by Wendy Strgar October 02, 2010
Of the many gifts that a Buddhist calm mind is supposed to confer on the practitioner, the belief that you will be loved by animal spirits has always been an active daily marker for me. I am sure that this is in part due to the amount of my days that are indeed devoted and surrounded by animals. In addition to my four children, I have long been the alpha female for my two dogs and at least one of my two cats. I have in my history also been a mother/caregiver to a rabbit, guinea pig, horse and various goldfish; not to mention one fairly brief stint when I collected farm animals until the baby goat population in the barn exceeded twenty.
Our family pets, including what others would call livestock through the years have been my animal totems, which have shaped my days and taught me as much about myself as any human relationships. My animals know me in a way that few humans take the time to look, probably because the pets are with me so much of my day. They rest by my side during most of the day, equally eager to join me each time I walk out the door or jump in the car.
At home, they are always attentive to what I am doing. Whether in meditation, or talking on the phone or writing, they stay near, a continuous barometer of my mood and ability to interact. They define life in the present moment and pull me back to the only space that has meaning in animal time. They love me and remind me how to let love be how I am, like the color of my skin.
My current canine companions, Coco, our Rhodesian Ridgeback who will celebrate her tenth birthday this month and Alie, our two-year-old Pomapoo are unlikely best friends. They each see each other as true reflections; Alie bold and big in her pint size manner and Coco, timid and mild despite her strong hound leaps. They make me laugh all the time. Walking them in the park never disappoints as they race around each other, with the deliberate near miss.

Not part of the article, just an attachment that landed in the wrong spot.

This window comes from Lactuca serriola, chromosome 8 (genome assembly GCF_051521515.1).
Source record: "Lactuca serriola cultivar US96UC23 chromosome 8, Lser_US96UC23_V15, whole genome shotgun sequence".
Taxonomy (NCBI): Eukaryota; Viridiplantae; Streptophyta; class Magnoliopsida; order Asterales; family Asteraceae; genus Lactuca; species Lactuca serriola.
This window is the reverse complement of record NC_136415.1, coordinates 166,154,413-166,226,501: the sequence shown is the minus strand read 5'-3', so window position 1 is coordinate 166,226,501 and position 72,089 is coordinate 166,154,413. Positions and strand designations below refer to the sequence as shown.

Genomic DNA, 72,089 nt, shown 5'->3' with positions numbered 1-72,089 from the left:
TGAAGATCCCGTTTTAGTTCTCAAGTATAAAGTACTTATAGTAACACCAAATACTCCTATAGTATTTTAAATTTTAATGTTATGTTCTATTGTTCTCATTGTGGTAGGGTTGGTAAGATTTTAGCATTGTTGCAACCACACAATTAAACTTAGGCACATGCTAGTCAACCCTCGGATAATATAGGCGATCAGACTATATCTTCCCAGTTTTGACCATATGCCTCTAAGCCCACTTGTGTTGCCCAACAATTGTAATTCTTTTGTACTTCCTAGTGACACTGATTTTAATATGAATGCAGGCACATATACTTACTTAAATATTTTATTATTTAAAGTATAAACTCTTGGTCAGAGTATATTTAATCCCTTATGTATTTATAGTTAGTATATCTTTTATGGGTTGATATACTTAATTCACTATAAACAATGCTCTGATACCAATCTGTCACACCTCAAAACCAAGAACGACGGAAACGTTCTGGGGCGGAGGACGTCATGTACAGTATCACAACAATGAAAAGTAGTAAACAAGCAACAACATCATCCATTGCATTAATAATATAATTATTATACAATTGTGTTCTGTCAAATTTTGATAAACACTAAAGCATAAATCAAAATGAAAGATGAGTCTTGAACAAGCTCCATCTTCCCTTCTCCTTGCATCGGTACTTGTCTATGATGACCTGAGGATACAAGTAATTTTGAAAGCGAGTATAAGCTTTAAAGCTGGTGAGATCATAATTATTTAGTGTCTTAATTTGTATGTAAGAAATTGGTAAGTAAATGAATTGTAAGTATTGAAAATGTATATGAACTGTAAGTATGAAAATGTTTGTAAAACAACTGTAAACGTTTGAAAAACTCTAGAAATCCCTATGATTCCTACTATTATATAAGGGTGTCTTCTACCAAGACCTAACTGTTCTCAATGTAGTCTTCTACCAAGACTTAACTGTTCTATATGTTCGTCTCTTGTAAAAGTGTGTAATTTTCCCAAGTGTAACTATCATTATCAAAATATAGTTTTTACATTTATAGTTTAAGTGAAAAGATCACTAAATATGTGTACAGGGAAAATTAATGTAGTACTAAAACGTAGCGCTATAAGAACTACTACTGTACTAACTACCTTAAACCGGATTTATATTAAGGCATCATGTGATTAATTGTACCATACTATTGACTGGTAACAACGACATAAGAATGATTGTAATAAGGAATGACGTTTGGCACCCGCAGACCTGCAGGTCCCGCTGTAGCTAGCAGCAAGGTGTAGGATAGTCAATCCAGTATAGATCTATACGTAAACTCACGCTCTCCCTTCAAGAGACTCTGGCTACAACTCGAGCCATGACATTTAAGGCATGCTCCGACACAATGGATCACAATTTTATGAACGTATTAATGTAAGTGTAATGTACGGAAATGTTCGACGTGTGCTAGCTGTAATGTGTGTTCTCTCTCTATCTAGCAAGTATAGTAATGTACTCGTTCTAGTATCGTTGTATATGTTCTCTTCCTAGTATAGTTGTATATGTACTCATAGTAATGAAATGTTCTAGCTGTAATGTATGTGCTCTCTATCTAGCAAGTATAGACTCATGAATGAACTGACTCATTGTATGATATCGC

Most pets display so many humanlike traits and emotions that it’s easy to forget they’re not gifted with the English language. In the end, maybe it’s a relief to talk to a pet that can only listen; a trait that modern humanity often seems to lack. Regardless, if you pay attention, they do respond in their own way. I can’t imagine a life without animals by my side.
by Wendy Strgar May 17, 2018
It becomes hard to trust your own thinking when nothing seems to be working. The space between how I thought it would go and how it is going seems to widen in front of my eyes. Maybe most difficult of all is how often the undesirable outcomes around us spill over into our relationships, both at home and at work. An errant comment too easily turns into an argument. I become blind to my impact on people around me, caught up in the unresolved problems surrounding me. During times like these, we often underestimate the power of the choices we make and how it can create a path back towards what’s working or down the slippery slope of self-destruction, which my husband affectionately calls “flirting with the gutter.”
Here is my short list to making it better when it isn’t working at all. Each one helps you do the next one, so start at the beginning and work your way down.
by Wendy Strgar May 03, 2018
by Wendy Strgar April 26, 2018